Viability of gas pipe chains depend on cost-competitive gas supplies — infrastructure for connectivity and bankable downstream gas markets. Clear policies and regulations lay the foundation for development of mature gas markets, feel analysts. Long-term outlook on the availability of gas in the country is the single-largest impediment for expansion of national gas grid in the country, they add.Overall, gas availability in the country (including imported LNG) stands at about 160 mmscmd in FY15 compared with a demand of 300 mmscmd.

Key end-user industries are finding it hard to afford re-gasified LNG. Lack of right of way or access is also a concern. Natural gas transmission pipeline projects are very capital intensive — however, there has been very limited private sector participation in the sector, which has also led to stunted growth.

In the 2014 Budget, the government had announced a plan to double the network in the next few years. At present, 11,000 km of new pipelines have been authorised by the PNGRB, which are in the initial phases of construction or about to commence construction. “The target is achievable in the next 3-5 years given the current approval status of existing projects. However, the roll-out will obviously hinge on availability of additional gas supplies, viability (demand) of imported gas versus alternate fuels given the current commodity prices and the government’s active support to address on-the-ground local clearances. Also, the planned investments in power and fertilizer units should materialse,” said Dilip Khanna, partner (oil and gas practice) at EY.

 

In the VGF model, a one-time grant is provided to projects that are economically justified but fall short of financial viability. Natural gas pipeline projects can potentially fall short of viability owing to lack of gas availability or slower growth in demand and also due to market risk from unattractive pricing compared to alternative fuels. The government is mulling a VGF model wherein a bidder for natural gas transmission pipeline would need to quote lowest network tariff and VGF to win the license. “VGF in case of gas pipelines would be utilised to hedge the license holder primarily from the risk of volatility in international gas or crude prices, lack of supply volumes if the additional regasified LNG capacities are delayed from their present expected commissioning dates as well as slippages in demand build-up,” explained Khanna.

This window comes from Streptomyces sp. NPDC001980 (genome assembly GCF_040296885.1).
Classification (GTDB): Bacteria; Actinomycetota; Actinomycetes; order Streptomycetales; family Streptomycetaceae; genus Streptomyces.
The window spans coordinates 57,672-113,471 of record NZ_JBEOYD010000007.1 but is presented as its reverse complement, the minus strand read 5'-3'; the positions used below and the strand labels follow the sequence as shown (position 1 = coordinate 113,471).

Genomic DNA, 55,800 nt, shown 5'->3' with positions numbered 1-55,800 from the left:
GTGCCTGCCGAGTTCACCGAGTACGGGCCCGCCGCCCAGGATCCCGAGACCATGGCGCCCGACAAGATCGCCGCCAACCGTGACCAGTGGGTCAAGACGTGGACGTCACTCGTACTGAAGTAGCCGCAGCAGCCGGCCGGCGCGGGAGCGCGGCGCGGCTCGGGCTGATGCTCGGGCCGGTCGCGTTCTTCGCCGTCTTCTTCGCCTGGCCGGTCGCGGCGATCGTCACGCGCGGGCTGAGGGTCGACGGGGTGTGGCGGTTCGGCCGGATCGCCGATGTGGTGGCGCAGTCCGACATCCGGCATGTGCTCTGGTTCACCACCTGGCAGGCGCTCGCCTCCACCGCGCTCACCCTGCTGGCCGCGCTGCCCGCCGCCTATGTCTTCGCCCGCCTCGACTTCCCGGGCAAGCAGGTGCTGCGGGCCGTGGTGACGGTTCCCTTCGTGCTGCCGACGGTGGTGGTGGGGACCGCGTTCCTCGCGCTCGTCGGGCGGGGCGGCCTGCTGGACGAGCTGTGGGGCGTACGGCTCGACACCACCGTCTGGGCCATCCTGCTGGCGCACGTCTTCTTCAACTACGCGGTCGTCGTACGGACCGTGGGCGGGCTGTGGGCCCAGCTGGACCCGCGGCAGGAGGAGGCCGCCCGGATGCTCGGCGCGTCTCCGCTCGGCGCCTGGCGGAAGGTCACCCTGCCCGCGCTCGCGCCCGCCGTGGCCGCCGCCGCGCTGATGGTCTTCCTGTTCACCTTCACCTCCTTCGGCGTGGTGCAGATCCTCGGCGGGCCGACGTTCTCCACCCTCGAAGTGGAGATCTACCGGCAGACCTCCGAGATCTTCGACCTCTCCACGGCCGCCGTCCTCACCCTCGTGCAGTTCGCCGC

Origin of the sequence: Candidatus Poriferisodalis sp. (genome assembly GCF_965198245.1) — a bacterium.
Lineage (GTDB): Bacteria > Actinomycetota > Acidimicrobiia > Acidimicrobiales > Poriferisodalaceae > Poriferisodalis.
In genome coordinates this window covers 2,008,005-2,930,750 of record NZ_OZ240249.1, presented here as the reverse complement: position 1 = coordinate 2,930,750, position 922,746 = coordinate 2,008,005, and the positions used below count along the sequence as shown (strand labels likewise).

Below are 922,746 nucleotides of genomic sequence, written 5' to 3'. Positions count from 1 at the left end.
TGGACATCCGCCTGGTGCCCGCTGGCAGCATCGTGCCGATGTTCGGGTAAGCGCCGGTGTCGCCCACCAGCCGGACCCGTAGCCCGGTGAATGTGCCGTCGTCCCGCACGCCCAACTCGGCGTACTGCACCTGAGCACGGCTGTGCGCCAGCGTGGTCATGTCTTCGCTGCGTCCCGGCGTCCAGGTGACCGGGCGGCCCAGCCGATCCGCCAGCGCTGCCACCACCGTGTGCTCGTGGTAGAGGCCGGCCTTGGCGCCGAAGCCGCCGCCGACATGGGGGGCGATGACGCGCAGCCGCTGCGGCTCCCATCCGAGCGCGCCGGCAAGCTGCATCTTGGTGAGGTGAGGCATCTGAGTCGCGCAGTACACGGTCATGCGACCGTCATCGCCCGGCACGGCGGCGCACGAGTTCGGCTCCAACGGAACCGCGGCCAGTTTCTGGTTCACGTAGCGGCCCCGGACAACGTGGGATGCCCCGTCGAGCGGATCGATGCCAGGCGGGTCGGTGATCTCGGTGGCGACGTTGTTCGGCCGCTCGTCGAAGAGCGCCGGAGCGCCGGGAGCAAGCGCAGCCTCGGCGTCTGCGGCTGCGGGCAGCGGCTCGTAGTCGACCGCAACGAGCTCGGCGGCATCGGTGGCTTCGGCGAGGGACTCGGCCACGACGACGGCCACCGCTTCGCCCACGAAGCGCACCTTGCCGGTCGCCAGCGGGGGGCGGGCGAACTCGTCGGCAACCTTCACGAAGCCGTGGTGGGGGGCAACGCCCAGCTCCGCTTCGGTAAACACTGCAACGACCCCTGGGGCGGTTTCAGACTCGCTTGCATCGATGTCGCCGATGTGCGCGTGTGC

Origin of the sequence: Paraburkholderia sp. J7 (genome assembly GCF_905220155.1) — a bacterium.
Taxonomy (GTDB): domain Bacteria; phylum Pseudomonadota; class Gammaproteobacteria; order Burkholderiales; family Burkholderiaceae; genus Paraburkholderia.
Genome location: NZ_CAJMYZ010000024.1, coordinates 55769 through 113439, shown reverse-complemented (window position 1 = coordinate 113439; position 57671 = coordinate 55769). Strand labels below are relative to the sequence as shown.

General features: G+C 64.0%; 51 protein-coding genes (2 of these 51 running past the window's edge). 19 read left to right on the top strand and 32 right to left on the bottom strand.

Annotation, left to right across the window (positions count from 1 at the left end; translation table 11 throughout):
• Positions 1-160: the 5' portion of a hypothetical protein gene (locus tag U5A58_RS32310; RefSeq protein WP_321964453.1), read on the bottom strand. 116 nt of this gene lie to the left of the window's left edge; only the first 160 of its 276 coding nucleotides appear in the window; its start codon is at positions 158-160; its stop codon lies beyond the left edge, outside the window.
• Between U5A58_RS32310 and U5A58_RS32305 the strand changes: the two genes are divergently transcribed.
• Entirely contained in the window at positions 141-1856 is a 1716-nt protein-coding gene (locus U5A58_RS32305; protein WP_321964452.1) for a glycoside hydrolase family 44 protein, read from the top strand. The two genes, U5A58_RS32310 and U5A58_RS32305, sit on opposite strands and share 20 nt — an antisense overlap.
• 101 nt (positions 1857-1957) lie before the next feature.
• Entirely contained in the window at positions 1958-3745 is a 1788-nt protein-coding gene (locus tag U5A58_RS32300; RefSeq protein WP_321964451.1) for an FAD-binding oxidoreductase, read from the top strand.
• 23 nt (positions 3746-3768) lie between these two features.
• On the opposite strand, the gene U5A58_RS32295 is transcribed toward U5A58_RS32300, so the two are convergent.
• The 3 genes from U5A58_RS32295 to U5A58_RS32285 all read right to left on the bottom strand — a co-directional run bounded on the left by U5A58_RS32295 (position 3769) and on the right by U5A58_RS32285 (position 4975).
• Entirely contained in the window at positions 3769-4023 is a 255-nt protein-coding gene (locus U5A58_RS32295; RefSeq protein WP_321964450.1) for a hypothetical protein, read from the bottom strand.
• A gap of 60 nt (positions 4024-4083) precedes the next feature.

Viability of gas pipe chains depend on cost-competitive gas supplies — infrastructure for connectivity and bankable downstream gas markets.

 

Clear policies and regulations lay the foundation for development of mature gas markets, feel analysts.

 

Long-term outlook on the availability of gas in the country is the single-largest impediment for expansion of national gas grid in the country, they add.Overall, gas availability in the country (including imported LNG) stands at about 160 mmscmd in FY15 compared with a demand of 300 mmscmd.

 

Key end-user industries are finding it hard to afford re-gasified LNG. Lack of right of way or access is also a concern. Natural gas transmission pipeline projects are very capital intensive — however, there has been very limited private sector participation in the sector, which has also led to stunted growth.

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Gopal Sponge & Power (P) Ltd Grid Gas Tariff Natural Gas Oil Energy Gas Pipeline Petroleum and Natural Gas Regulatory Board Gujarat State Petronet Ltd Petroleum Hindustan Petroleum Corporation Limited Bharat Petroleum Corporation Limited Oil and Gas Liquefied natural gas Budget Power India